Android Police

Google Assistant

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Google Assistant can now help book rides from Uber, Lyft, and others

Chances are, you've paid more than you needed to for a ride because you didn't feel like manually comparing the rates of all your options. Today, Google announced it's got a way to ameliorate such situations: the Google Assistant will soon be able to provide you a handy list of ride providers going to your destination, along with time estimates and pricing information.

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[Deal Alert] Riva Audio's Arena and Festival Google Assistant speakers are up to $200 off

A Google Home is far from your only choice if you want a speaker with Assistant support. Tons of companies are making them now — including Riva Audio, whose Arena and Festival speakers are currently on sale for $100 and $200 off, respectively.

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Developers can now sell digital goods via Assistant Actions

Google has allowed developers to sell physical items from Assistant in the past, but now it's expanding that to digital goods and services. That means developers can sell things like subscriptions or in-game content via custom Actions without ever bouncing you out of Assistant. There are also improvements coming to Google sign-ins to make this process easier. And guess what? It's US-only to start. Shocking, I know.

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Google Assistant redesign is official: bigger visuals, fresh controls, and new tools for developers

As some of you may have noticed, the Google Assistant on phones started receiving some visual tweaks in recent weeks. The new look has been rolling out to select users, including fresh material design elements and much bolder cards. Google has now officially announced these Assistant updates and published two blog posts outlining the changes.

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[Update: LG support details] Google Assistant for TV learns more languages

AI is not limited to simply phones and speakers anymore as TV manufacturers continue to add extra capabilities to their flatscreens. Smart TVs are essentially mini computers running operating systems such as Tizen, webOS, and of course Android TV. Google has made it possible for manufacturers to integrate Google Assistant into their products even if they don’t use Android TV, something LG has been doing this year. Until recently, the AI was limited to English, but this is beginning to change.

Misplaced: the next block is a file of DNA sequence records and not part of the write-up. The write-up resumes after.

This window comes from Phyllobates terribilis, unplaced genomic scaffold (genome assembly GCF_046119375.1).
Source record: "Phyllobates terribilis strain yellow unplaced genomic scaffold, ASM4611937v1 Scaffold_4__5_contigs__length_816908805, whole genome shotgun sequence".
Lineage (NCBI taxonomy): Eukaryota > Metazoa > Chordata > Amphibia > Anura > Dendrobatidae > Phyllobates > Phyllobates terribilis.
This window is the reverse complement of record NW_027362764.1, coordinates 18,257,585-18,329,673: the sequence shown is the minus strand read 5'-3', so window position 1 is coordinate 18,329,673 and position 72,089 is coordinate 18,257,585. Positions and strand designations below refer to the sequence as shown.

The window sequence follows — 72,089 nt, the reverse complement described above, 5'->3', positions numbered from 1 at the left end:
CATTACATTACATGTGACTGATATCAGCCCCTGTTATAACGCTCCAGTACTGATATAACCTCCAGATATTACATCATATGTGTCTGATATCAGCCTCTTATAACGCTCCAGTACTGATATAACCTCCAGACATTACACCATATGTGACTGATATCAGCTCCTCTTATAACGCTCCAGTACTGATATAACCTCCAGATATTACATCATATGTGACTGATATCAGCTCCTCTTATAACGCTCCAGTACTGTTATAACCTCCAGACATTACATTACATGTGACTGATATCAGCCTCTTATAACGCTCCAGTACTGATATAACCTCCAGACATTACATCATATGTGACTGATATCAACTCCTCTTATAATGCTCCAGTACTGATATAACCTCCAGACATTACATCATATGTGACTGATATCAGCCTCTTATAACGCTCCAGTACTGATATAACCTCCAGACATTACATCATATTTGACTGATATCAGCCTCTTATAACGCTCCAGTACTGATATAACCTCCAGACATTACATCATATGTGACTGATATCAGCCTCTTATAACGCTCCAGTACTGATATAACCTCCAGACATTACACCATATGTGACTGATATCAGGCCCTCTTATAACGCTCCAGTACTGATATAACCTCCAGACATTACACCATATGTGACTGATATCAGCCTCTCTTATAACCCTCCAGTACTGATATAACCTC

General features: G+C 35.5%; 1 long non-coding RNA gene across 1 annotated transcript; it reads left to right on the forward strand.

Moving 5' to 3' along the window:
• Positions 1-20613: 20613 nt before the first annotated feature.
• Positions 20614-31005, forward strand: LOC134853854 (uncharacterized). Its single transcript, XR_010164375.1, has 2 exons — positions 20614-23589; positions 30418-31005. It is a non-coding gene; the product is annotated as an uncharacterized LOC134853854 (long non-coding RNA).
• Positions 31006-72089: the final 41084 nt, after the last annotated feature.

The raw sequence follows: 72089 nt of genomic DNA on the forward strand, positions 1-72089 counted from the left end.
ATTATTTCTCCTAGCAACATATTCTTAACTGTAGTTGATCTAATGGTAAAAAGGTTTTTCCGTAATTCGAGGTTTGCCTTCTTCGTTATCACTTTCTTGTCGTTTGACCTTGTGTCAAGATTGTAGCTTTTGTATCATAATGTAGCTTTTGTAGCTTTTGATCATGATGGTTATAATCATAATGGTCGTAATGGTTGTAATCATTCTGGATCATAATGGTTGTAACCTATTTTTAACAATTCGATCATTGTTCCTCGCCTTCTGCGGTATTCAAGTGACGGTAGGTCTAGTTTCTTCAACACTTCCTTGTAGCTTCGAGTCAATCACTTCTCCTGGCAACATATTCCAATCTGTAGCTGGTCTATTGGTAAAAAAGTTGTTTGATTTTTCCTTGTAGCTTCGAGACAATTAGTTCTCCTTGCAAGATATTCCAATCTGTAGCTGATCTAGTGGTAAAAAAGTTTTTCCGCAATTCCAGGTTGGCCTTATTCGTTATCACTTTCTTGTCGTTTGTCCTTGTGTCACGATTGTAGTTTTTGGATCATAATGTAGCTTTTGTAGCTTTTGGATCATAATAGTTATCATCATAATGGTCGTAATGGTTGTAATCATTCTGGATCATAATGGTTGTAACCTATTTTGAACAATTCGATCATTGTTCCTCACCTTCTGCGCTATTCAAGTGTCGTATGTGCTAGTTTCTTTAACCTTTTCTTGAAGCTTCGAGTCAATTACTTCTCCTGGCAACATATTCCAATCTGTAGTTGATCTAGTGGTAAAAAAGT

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[Update: Charcoal color] Google Home Hub smart display leaked ahead of October event, no camera in sight

Google announced Assistant would work on displays a while back, but so far only third-parties have launched hardware. A new leak suggests Google is aiming to launch its own Assistant smart display called the Home Hub. Some leaked renders purport to show a device that looks like the offspring of a Chromebook and a Google Home speaker.

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New Roku boxes offer 4K HDR and Google Assistant support

Roku has leveraged low prices and vast app support to become one of the most well-known media streamer platforms. Devices like the Roku Stick are basically impulse purchases at this point. Today, some of Roku's cheapest streaming boxes are getting new capabilities. The updated Premiere is getting 4K HDR support, and the new Premiere+ adds Google Assistant.

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Google Assistant's new Material visual responses start rolling out to some users

Back at I/O 2018, Google announced two changes to the design and experience of Assistant on your phone. The first one, the visual snapshot that brings Google Now-like cards of your day, rolled out a couple of months ago (even though most of us still don't have the fancy swipe-up gesture to activate it); but the second one, which involves bigger cards and more visual responses, has just started showing up for some users.

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InBrief
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Google Assistant adds support for popular Korean streaming service Bugs Music

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Tip: Hide personal results from your Smart Display if you don't want to spoil surprises or share your content recommendations

Having a Google Assistant Smart Display, such as the LenovoJBL Link View, or LG ThinQ WK9, is very convenient around the house. But if you don't pay attention, you may end up with unwanted privacy concerns because of the mere fact that these displays don't differentiate between people looking at them. They know voices and will only respond to you, but they don't know faces. If there's a personal card on the homescreen, anyone can read it or tap it to see more. Which is how you may end up revealing your surprise party plans to your spouse and your full calendar to boot.

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